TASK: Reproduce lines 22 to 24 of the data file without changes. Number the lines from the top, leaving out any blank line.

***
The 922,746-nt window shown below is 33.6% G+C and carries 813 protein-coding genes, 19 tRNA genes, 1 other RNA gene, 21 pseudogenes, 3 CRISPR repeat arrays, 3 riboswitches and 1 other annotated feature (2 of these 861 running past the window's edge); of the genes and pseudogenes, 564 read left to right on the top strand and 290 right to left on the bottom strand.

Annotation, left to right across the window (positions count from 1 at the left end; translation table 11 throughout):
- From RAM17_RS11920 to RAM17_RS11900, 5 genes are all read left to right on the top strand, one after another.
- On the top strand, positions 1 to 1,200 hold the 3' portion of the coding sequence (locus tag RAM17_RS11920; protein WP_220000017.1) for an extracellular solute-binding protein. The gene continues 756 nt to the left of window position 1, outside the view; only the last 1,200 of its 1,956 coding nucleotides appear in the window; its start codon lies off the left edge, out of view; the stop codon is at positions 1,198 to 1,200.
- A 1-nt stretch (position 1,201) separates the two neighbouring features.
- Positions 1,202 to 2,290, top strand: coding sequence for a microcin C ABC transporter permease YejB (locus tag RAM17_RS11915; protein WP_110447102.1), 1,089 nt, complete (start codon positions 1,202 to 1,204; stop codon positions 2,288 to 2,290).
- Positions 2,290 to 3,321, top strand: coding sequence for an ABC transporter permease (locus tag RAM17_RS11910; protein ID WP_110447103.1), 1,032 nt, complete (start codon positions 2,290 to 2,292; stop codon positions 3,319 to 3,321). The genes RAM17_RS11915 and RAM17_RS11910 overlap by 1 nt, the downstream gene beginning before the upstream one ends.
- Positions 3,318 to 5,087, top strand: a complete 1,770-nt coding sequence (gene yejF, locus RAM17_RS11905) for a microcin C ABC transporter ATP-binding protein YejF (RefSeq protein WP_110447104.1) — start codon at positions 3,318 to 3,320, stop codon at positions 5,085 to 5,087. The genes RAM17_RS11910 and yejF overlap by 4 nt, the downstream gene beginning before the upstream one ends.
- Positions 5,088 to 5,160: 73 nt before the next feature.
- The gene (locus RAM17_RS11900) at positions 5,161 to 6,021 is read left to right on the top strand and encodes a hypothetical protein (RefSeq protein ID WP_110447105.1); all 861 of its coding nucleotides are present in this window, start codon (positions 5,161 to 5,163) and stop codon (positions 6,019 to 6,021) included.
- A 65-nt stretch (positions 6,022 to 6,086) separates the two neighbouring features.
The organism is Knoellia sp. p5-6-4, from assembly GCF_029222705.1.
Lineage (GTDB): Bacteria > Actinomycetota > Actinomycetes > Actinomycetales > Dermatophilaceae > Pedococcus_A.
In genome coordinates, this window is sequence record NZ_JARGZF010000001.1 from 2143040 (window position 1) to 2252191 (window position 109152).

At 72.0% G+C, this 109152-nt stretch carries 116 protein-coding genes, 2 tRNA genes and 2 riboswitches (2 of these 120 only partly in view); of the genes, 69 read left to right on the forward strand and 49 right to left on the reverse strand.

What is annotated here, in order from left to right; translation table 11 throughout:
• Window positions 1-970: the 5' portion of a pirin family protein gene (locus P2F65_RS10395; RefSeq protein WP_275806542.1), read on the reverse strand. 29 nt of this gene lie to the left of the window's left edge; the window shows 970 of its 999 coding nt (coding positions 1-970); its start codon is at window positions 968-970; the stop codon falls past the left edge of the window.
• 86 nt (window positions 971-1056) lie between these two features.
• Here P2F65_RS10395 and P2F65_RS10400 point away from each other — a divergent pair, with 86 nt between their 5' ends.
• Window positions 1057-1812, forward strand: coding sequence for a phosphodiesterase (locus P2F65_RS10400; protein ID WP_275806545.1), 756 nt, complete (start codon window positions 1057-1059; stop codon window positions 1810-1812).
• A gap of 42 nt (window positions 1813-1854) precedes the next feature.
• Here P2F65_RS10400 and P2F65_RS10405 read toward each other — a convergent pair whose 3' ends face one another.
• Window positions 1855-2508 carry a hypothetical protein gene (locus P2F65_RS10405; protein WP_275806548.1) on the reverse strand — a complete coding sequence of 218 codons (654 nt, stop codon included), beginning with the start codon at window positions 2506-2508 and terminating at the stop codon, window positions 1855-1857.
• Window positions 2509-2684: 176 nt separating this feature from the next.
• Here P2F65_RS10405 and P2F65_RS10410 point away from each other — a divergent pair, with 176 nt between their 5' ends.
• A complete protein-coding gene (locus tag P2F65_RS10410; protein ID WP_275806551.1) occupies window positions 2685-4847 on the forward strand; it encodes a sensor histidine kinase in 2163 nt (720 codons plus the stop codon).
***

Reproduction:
• Here P2F65_RS10400 and P2F65_RS10405 read toward each other — a convergent pair whose 3' ends face one another.
• Window positions 1855-2508 carry a hypothetical protein gene (locus P2F65_RS10405; protein WP_275806548.1) on the reverse strand — a complete coding sequence of 218 codons (654 nt, stop codon included), beginning with the start codon at window positions 2506-2508 and terminating at the stop codon, window positions 1855-1857.
• Window positions 2509-2684: 176 nt separating this feature from the next.